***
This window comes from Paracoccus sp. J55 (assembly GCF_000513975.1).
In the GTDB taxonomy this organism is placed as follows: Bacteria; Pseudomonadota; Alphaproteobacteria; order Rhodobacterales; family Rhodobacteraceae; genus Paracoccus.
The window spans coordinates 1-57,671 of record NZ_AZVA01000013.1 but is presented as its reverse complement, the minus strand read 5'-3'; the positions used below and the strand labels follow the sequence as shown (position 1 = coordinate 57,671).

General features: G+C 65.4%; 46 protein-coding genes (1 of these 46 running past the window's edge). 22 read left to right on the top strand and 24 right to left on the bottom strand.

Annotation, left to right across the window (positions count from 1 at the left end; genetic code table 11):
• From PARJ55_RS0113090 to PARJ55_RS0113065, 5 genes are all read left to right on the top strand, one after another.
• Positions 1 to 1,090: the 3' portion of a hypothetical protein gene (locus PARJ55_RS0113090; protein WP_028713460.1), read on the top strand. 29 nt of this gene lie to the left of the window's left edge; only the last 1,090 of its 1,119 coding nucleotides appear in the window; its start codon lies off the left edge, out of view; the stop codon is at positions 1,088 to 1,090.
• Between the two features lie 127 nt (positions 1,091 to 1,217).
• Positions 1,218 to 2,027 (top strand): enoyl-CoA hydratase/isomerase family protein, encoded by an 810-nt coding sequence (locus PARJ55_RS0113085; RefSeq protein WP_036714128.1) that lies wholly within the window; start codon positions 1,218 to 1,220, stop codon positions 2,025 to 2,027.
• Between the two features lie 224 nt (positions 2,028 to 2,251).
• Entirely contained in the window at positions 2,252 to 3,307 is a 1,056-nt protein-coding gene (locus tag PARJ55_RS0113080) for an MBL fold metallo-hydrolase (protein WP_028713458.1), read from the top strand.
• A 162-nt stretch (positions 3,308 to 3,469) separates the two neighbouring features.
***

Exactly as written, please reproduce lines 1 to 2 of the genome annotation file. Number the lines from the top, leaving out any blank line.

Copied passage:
This window comes from Paracoccus sp. J55 (assembly GCF_000513975.1).
In the GTDB taxonomy this organism is placed as follows: Bacteria; Pseudomonadota; Alphaproteobacteria; order Rhodobacterales; family Rhodobacteraceae; genus Paracoccus.